Is software an invention?
No, software is not considered an invention but it enjoys protection as a creative work, on terms set out in the Copyright Law.
What are employee inventions?
Employee inventions are inventions that were made in the course of fulfilling duties under an employment relationship. Apart from the remuneration provided for in an employment contract, an employee (inventor) is not entitled to any additional remuneration for creating the invention.
Any invention created by an employee during his or her working hours or using the employer’s equipment but outside of the employee’s scope of duties is not an employee invention.
It is not necessary to include any provisions on employee inventions in an employment contract unless the parties want to introduce provisions other than those arising from the Industrial Property Law.
Who is vested with rights in an employee invention?
In accordance with Article 11 Section 3 of the Industrial Property Law, rights in an employee invention are vested in an employer unless the parties agree otherwise in the employment contract.
The employer acquires rights in an invention by operation of law and no statements in this respect have to be made. For evidentiary purposes, however, it is advisable to accept an invention by signing a formal acceptance document.
Who holds rights in an invention developed under a specific work contract or a mandate contract?
As in the case of an employment contract, when an invention is created in performance of any other contract (e.g. specific work or mandate contract), it is the principal (client) who has the right to obtain a patent for an invention unless the parties agreed otherwise.
Must any remuneration be paid for the use of an invention?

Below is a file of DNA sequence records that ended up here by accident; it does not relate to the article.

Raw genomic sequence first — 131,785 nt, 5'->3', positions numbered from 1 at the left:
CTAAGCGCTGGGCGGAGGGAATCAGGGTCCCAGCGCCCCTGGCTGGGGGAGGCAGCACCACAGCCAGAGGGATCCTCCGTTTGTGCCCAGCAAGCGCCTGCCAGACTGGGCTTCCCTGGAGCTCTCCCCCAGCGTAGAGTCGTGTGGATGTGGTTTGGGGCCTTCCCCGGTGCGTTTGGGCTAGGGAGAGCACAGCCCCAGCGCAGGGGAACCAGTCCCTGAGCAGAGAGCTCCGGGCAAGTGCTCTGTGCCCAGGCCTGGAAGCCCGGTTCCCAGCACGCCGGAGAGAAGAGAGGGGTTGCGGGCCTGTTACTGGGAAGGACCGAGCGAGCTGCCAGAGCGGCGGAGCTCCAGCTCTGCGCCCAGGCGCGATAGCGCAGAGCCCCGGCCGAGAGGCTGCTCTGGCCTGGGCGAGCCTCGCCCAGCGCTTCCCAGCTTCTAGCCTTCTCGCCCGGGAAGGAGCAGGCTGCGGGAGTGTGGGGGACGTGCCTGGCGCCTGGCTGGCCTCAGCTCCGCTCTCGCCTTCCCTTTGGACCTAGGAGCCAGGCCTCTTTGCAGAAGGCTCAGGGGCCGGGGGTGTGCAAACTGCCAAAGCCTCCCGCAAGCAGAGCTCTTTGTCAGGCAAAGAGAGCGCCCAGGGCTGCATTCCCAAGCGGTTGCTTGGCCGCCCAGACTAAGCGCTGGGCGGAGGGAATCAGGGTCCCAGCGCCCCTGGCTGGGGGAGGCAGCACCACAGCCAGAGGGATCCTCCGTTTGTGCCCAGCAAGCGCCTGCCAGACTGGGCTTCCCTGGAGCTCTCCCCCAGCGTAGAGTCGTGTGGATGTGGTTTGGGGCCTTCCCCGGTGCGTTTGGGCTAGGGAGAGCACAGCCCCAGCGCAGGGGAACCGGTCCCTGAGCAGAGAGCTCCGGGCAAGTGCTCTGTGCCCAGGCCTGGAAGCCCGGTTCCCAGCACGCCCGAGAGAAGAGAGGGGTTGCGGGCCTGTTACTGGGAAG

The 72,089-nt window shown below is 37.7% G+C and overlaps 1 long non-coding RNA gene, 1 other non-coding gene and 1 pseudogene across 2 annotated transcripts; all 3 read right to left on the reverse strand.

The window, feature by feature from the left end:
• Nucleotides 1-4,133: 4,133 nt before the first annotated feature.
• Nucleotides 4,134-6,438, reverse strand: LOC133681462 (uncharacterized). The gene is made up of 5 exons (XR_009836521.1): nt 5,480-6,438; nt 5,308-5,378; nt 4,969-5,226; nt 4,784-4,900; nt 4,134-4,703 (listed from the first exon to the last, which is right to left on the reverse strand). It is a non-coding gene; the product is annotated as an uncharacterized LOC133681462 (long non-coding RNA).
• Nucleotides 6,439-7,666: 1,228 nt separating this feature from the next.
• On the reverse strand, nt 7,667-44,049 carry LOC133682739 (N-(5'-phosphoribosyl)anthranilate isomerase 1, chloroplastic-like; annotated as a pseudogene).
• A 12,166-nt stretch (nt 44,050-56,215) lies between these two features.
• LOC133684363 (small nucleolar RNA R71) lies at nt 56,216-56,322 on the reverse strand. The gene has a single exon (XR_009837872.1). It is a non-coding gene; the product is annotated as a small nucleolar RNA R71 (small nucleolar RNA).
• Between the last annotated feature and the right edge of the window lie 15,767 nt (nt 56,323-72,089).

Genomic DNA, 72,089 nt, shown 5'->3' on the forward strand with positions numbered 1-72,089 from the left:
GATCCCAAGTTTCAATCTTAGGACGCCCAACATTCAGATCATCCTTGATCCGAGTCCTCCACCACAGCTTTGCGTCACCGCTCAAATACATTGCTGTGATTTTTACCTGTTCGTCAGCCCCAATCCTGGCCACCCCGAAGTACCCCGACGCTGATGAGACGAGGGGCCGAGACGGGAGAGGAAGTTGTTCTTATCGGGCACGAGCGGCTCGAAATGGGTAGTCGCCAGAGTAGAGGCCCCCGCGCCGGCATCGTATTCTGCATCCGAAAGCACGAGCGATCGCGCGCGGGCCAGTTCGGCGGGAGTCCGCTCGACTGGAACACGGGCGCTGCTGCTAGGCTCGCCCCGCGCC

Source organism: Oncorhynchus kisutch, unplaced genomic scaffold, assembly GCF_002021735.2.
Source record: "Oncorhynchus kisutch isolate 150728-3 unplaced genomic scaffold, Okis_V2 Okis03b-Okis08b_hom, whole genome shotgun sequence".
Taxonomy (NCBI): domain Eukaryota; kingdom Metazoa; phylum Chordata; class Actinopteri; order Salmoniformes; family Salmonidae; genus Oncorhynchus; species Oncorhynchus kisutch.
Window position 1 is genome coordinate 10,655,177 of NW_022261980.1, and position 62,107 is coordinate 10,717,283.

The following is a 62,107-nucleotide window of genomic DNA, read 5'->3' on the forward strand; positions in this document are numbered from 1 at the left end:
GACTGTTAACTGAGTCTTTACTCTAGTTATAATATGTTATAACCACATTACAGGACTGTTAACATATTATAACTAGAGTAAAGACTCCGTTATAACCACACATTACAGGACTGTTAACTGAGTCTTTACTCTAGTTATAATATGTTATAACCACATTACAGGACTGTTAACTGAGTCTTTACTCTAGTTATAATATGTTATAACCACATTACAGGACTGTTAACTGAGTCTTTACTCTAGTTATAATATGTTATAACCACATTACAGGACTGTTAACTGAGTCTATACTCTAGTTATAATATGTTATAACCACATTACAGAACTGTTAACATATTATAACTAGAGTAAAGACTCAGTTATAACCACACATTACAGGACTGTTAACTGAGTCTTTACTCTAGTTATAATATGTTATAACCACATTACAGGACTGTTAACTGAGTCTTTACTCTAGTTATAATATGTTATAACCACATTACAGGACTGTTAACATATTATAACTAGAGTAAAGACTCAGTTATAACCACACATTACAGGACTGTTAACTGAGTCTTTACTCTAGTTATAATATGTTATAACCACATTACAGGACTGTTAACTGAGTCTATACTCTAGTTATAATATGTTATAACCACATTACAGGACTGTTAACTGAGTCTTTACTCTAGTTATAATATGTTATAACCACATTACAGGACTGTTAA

Yes, a rights holder is entitled to receive remuneration for the use of an invention. The parties may freely agree on the amount of remuneration or decide that the invention may be used free of charge.
Remuneration for the use of an invention may be payable on a one-off basis or periodically, e.g. monthly or annually.
What is a trademark?
A trademark may include any sign capable of being represented graphically if the sign is capable of distinguishing goods of one undertaking from those of another. The most frequent type of trademarks are word marks (a word or sentence written in any way), figurative marks (drawings) and combined word and figurative marks (a combination of a word and a picture).
Recently registration of sound or scent trademarks has been admitted.
Does a trademark have to be registered and can an unregistered trademark be used?
Trademark registration is not mandatory and trademarks that have not been registered may be used. If rights in a registered trademark are violated, the rights holder will have better means of protection than in the case of a violation of rights in an unregistered trademark.